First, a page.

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Last year, I introduced and prioritized LB 243, which created the Healthy Soils Task Force. Since the bill’s passage last April, the Governor has appointed 14 members to the task force, representing production agriculture, agribusiness, Natural Resource Districts, environmental organizations, and academic experts in the fields of agriculture and natural resources. In addition, the Director of the Department of Agriculture serves on the task force, along with representatives of the Agriculture Committee and the Natural Resources Committee of the Legislature. Lisa Lunz of Wakefield and Jeff Steffen of Crofton were appointed to the task force and I am serving as the representative of the Natural Resources Committee. Keith Berns, of Bladen, was selected as chair and is doing a fantastic job.
The task force, which is charged with developing a comprehensive healthy soils initiative and action plan, has met numerous times since last summer. Another meeting is scheduled for February 6. Additionally, task force members have broken out into four subcommittees: Economics, Education, Ecosystem Services, and Initiative. The subcommittees are meeting in between our full task force meetings. There is a page on the Nebraska Department of Agriculture’s website devoted to the Healthy Soils Task Force. It can be found at: https://nda.nebraska.gov/healthysoils/index.html. I have been very impressed with the knowledge of the task force members and their dedication to this project. The task force is to submit its comprehensive action plan and report its findings and recommendations to the Governor and the Agriculture Committee of the Legislature by January 1, 2021.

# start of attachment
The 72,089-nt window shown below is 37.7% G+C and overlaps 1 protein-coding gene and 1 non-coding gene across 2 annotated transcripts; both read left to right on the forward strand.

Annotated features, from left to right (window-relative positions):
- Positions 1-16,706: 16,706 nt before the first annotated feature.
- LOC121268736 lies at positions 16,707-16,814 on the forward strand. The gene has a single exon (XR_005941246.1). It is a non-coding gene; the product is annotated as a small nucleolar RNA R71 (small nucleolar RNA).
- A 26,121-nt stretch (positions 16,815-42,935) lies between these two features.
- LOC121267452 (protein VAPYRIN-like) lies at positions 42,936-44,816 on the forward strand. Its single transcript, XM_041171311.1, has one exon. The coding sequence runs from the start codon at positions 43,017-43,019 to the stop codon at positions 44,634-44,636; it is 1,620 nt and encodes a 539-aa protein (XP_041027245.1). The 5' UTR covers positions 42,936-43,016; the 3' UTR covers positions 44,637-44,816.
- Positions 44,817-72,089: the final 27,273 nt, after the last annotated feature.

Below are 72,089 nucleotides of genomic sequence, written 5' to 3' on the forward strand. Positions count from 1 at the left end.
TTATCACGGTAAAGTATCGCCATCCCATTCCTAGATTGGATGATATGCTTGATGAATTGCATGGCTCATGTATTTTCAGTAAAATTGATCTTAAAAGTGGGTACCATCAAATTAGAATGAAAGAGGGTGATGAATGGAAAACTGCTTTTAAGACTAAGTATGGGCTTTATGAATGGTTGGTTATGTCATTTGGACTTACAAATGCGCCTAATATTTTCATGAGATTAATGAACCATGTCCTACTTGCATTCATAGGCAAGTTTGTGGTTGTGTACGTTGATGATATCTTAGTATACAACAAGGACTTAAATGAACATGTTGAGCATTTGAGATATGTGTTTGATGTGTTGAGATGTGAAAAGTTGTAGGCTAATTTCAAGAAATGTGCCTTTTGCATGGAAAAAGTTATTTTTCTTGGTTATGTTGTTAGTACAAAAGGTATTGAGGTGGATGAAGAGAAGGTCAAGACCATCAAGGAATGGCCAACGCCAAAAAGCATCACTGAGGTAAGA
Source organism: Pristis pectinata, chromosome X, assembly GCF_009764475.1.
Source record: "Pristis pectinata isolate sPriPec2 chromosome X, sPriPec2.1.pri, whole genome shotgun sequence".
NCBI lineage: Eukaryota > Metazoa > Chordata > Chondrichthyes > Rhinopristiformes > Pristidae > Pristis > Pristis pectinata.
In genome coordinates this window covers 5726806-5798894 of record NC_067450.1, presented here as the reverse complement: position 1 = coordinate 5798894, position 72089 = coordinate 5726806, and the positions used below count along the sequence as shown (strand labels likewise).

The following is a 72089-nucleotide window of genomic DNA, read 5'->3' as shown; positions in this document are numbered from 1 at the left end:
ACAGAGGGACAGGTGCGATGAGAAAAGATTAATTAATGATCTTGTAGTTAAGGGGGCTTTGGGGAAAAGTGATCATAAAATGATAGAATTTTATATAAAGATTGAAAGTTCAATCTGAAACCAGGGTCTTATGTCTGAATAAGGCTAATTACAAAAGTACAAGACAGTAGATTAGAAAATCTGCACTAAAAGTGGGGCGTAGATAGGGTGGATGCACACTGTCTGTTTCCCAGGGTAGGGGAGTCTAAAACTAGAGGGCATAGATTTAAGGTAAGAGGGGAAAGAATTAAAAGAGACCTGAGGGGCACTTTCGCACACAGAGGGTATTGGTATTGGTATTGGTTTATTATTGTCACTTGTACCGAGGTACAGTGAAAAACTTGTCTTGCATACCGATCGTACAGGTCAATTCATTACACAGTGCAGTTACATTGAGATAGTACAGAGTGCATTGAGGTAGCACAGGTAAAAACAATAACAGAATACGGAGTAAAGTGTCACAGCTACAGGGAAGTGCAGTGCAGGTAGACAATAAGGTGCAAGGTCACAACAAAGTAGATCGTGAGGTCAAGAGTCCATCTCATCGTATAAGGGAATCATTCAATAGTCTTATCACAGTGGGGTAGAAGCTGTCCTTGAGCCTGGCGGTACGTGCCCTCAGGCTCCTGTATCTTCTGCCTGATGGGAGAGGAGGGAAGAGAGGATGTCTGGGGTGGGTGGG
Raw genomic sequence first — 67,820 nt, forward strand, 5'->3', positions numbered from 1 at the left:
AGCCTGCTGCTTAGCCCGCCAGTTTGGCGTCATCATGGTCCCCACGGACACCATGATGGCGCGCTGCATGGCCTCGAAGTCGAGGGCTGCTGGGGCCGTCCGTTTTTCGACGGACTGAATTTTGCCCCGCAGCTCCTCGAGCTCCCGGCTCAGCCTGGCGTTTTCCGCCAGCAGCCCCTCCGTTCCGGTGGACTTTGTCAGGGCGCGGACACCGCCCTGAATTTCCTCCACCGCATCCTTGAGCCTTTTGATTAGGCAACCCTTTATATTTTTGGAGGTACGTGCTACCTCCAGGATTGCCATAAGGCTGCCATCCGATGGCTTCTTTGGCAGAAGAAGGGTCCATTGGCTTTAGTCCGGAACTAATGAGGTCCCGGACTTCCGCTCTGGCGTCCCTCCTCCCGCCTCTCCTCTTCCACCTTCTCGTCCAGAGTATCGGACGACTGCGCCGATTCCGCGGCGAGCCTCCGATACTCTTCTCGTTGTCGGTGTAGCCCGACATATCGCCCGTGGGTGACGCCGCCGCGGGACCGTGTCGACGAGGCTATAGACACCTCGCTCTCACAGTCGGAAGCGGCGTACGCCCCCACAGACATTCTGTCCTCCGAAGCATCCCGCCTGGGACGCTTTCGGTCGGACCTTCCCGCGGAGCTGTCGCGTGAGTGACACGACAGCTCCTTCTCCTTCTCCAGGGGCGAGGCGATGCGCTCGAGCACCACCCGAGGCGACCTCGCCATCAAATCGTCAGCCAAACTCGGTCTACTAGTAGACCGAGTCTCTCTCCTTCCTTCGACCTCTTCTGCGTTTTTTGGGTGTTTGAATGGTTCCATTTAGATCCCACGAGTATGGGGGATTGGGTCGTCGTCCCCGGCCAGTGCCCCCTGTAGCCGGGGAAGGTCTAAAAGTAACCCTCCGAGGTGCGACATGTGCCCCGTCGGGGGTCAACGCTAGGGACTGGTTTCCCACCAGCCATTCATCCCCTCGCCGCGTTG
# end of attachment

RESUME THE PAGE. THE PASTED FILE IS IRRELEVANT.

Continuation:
LB 126 was introduced last year by Senator Dan Hughes of Venango, the chair of the Natural Resources Committee. This legislation would give landowners up to four free firearm deer hunting permits and allow them to hunt prior to the beginning of the season if the landowner consented to make at least 50% of his land available for public deer hunting during the firearm season. Senator Hughes asked the Natural Resources Committee to advance the bill at the end of the session last year, in an effort to put pressure on the Game and Parks Commission to work with him and other farmers experiencing damage by herds of deer on their land. This is a serious issue so I voted to advance LB 126 to the floor of the Legislature.
Since that time, the Game & Parks Commission has worked with Senator Hughes and other senators on the depredation permit issue. However, Senator Hughes still decided to take up LB 126. Furthermore, the Natural Resources Committee amendments struck the requirement for landowners to open up their land to public hunting if they take advantage of the early permits. The Legislature debated LB 126 for several hours this past week and only a couple of senators, including myself, had problems with the bill, which was easily advanced to the second stage of debate. Although I am concerned with the damage that deer cause on farmer’s land, this bill does nothing to resolve that issue. I have no problem with the free permits for landowners experiencing damage, but I do have a problem that these permits aren’t “doe” permits, thereby allowing landowners to get the “big buck” ahead of other hunters who aren’t fortunate enough to own their own land, when the underlying issue is the overpopulation of deer. Furthermore, this would interfere with the bow hunting season and could cause hunters to lose interest in the sport. There are individuals that invest a good deal of time and money in enhancing their hunting areas on leased land, by planting food plots, clearing cedar trees, etc.
Governor Ricketts visited the O’Neill and Spencer fire departments on January 31, recognizing them for their heroic efforts to serve Nebraskans during the historic floods of 2019. It was an honor for me to be able to attend the ceremonies.
If you have any comments on legislation before us, please contact my office. Your input helps me do my job in representing you. I can be reached at District #40, P.O. Box 94604, State Capitol, Lincoln, NE 68509. My email address is firstname.lastname@example.org and my telephone number is (402) 471-2801.